When most people think about the cost of energy, the focus is on commodity based pricing—either from a seller’s point of view, or as an end user receiving an electricity or gas bill. There are a growing number of people focusing on the non-economic impacts of energy production and consumption, but that’s an article for another day! Appropriately, the seller or buyer of the commodity focuses on the cost per energy unit, such as dollars per BTU or dollars per kilowatt hour. Researchers like myself who focus on the creation of fuels from subsurface resources using indigenous microorganisms often take a different perspective on the cost of energy, one that focuses on the number of molecules of an energy yielding compound that we can coax out of microorganisms in a given time. So for a different perspective on energy, I wanted to review the cost of compounds we as a society purchase and/or consume from a “per molecule” perspective. Let’s start with natural gas. Assuming natural gas is 100% methane and the pricing is $5 per thousand cubic feet (MCF), one would be purchasing 1.44X1026 molecules of methane per dollar. I asked around the lab for examples of extremely inexpensive pure chemicals to compare to methane on a molecule per molecule cost basis. One of the first answers was table salt (NaCl), which on a molecule basis happens to be about 8.5 times more expensive than natural gas . Anybody think Aspirin is inexpensive? On a per molecule basis, Aspirin is 8600 times more expensive than natural gas. Of the examples we looked at, the top of the leader board was gold, which not surprisingly is about two million times more expensive than natural gas! The fourth example is gasoline. While not a pure compound, we used an average component of gasoline for the calculations. At $3 per gallon, a molecule of gasoline is 26 times more expensive than a molecule of natural gas. The last example is water. Household pricing for water is around $4.68 per 1000 gallons, meaning that household water is actually 190 times less expensive per molecule than natural gas.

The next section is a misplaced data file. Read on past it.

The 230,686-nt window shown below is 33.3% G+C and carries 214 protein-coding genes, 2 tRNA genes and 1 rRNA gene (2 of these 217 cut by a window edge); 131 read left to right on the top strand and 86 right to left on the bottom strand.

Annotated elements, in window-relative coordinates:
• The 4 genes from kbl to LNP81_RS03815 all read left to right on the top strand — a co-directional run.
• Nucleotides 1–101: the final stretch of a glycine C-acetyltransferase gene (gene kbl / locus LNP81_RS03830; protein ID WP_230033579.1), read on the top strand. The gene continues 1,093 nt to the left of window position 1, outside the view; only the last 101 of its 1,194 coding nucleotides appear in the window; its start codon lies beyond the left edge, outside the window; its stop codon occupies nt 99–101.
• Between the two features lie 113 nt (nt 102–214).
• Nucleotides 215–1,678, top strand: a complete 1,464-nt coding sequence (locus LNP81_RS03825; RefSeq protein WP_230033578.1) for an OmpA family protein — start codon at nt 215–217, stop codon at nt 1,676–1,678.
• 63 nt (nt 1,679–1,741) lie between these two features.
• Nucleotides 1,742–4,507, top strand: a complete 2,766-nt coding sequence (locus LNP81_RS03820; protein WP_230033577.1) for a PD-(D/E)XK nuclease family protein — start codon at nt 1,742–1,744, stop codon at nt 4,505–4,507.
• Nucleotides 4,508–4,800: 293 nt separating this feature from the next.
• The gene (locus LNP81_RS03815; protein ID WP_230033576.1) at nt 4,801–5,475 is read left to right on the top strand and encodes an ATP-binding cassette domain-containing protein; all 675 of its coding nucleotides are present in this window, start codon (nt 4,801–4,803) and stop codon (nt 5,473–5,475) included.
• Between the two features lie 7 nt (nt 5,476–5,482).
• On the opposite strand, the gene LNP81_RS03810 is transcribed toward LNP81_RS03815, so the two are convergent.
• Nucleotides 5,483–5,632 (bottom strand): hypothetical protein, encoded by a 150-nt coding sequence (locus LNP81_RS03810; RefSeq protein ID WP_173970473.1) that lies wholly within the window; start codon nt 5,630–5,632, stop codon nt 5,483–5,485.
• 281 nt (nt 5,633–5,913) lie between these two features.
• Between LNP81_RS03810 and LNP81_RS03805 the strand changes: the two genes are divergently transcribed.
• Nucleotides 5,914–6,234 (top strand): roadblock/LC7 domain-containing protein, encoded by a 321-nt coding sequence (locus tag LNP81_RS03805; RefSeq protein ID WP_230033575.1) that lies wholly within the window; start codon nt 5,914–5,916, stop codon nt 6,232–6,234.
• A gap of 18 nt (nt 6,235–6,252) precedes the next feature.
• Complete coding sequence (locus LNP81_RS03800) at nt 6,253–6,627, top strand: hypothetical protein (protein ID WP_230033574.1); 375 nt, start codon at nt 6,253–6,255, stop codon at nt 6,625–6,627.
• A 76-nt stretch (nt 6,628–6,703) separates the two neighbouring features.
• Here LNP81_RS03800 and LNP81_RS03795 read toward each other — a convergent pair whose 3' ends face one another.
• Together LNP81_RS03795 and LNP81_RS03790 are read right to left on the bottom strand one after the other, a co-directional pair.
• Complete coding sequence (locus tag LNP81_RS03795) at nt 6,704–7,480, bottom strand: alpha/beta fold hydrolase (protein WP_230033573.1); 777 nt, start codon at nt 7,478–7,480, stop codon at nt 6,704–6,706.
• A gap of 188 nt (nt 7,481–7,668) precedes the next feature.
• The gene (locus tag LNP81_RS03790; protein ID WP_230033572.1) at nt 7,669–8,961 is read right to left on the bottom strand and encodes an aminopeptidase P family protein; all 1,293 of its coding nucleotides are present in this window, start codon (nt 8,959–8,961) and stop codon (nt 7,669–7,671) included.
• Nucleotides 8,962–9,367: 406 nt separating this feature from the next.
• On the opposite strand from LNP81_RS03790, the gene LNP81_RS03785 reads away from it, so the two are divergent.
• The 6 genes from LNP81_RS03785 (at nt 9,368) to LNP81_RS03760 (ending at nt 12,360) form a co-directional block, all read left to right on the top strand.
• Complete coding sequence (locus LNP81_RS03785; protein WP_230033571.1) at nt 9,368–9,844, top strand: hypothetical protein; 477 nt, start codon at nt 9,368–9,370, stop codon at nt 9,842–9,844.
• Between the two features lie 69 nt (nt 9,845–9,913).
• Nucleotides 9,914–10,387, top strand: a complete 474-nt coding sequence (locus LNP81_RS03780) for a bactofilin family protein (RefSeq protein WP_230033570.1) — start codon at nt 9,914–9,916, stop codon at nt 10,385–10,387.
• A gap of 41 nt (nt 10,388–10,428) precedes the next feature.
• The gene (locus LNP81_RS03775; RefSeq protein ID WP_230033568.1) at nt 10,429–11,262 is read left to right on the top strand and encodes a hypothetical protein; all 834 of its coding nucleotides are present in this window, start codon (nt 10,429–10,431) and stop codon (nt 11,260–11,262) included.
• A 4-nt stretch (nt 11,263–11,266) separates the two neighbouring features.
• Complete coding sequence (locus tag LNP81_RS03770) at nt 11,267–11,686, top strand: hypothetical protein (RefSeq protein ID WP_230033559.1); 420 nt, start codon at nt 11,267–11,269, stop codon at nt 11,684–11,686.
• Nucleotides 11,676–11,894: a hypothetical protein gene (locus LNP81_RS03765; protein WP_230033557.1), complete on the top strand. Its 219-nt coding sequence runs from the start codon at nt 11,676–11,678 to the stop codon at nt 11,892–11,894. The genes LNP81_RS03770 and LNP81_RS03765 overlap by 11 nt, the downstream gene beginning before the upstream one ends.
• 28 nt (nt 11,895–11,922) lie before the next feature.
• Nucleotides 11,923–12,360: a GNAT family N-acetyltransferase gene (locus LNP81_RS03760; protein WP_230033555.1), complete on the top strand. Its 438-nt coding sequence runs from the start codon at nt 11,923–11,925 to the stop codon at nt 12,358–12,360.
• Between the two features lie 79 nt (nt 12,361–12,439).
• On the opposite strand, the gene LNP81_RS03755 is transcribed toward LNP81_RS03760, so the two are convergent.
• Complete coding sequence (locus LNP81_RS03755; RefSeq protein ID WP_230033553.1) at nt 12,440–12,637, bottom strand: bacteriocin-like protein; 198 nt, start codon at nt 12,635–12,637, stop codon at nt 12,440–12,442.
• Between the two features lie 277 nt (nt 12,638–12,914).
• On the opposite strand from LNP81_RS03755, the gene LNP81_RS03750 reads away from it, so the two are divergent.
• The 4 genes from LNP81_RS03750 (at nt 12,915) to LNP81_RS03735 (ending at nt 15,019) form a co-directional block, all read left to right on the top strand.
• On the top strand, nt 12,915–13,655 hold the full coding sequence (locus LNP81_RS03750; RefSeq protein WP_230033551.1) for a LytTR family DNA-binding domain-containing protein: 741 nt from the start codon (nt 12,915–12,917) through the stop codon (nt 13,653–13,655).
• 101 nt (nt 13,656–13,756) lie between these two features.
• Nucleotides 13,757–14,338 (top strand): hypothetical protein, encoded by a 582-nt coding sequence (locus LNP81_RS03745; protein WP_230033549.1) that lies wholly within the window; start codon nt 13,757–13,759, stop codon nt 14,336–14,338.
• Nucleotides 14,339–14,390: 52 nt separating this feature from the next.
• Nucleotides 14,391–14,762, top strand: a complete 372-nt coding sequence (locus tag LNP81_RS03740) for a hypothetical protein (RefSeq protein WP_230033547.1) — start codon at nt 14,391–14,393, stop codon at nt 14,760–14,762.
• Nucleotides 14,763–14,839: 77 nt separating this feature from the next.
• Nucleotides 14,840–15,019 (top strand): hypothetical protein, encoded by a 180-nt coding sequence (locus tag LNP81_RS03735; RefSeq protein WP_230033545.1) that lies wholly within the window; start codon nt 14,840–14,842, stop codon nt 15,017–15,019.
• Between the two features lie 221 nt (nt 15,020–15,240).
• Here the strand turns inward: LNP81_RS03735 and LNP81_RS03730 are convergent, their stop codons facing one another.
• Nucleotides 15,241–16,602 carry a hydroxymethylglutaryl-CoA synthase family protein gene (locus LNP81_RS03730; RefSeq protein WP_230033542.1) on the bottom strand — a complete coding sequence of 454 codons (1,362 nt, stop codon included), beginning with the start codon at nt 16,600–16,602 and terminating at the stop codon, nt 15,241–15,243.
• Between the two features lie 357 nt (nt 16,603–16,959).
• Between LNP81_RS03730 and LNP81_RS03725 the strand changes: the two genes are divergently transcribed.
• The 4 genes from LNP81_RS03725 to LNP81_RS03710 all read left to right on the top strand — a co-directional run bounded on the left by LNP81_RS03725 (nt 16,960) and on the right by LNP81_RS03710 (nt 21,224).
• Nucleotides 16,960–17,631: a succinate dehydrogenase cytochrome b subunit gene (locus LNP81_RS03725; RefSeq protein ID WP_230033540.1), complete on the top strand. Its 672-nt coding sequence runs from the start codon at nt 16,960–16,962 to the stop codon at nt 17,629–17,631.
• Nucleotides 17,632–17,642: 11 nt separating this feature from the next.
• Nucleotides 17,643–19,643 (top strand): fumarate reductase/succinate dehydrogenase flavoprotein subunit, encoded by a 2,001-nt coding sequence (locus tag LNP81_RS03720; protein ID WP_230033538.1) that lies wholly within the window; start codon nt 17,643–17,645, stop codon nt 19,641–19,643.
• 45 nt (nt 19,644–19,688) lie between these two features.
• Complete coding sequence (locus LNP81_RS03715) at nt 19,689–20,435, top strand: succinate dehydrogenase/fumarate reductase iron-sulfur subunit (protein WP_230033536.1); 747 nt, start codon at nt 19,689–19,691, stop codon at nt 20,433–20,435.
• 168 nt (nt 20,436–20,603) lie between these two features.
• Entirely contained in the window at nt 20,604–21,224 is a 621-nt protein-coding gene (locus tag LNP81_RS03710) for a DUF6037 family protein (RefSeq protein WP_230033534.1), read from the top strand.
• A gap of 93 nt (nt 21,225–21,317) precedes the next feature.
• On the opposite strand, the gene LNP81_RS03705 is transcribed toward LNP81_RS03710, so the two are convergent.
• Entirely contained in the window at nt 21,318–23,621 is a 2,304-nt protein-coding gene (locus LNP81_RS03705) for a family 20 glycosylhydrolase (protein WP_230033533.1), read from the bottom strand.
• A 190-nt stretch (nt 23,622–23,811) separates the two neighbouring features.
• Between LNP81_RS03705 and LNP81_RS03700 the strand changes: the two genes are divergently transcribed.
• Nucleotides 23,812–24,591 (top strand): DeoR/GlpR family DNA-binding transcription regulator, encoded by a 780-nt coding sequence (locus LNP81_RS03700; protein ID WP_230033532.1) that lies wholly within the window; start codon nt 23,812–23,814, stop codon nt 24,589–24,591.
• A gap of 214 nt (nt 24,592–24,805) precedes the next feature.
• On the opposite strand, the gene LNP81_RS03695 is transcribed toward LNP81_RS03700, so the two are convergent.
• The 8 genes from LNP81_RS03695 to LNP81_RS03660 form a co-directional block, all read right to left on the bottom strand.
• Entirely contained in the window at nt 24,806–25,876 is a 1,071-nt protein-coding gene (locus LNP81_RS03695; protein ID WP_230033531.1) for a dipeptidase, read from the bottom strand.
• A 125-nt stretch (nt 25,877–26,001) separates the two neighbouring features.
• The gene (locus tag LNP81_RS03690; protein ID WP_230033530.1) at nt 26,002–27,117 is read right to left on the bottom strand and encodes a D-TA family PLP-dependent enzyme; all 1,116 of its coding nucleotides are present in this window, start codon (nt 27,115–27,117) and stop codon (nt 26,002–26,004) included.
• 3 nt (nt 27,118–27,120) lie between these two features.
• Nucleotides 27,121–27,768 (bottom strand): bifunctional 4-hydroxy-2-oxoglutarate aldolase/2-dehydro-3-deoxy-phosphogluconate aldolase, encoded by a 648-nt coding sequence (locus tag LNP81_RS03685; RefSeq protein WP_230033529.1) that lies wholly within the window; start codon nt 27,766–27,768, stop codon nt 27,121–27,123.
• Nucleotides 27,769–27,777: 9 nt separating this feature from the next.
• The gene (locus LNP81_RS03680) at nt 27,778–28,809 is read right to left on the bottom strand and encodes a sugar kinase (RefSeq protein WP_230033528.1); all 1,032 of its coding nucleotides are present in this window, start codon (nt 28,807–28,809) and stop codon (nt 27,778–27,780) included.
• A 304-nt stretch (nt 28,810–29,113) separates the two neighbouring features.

So what’s the point? For starters, on a molecule by molecule basis, energy commodities are pretty inexpensive relative to most other things we purchase. The sole exception we presented was water. While I don’t foresee this fact keeping people up at night, for those of us that are farming energy commodities one molecule at a time, one microorganism at a time, the price per molecule is a heavy burden.
Gary Vanzin, Ph.D
Luca Technologies Inc.
 Assume 1 MCF = 1198 moles of methane, use Avogadro’s number to convert to molecules.
 Assuming $0.60 dollars per kilogram of salt, one dollar buys you 1.71 X1025 molecules of salt.
 Assuming a $10.00 bottle contains 500 grams of pure acetylsalicylic acid, you’re getting 1.67E1022 molecules per dollar.
 At $45 per gram, you only get 6.83E1019 molecules of gold per dollar.
 Assuming gasoline weights 105 grams/mol and has a density of 0.75, you buy 5.42 E1024 molecules per dollar
 2.70 X1028 molecules of water per dollar at 55.55 moles/liter and $4.68 per 1000 gallons.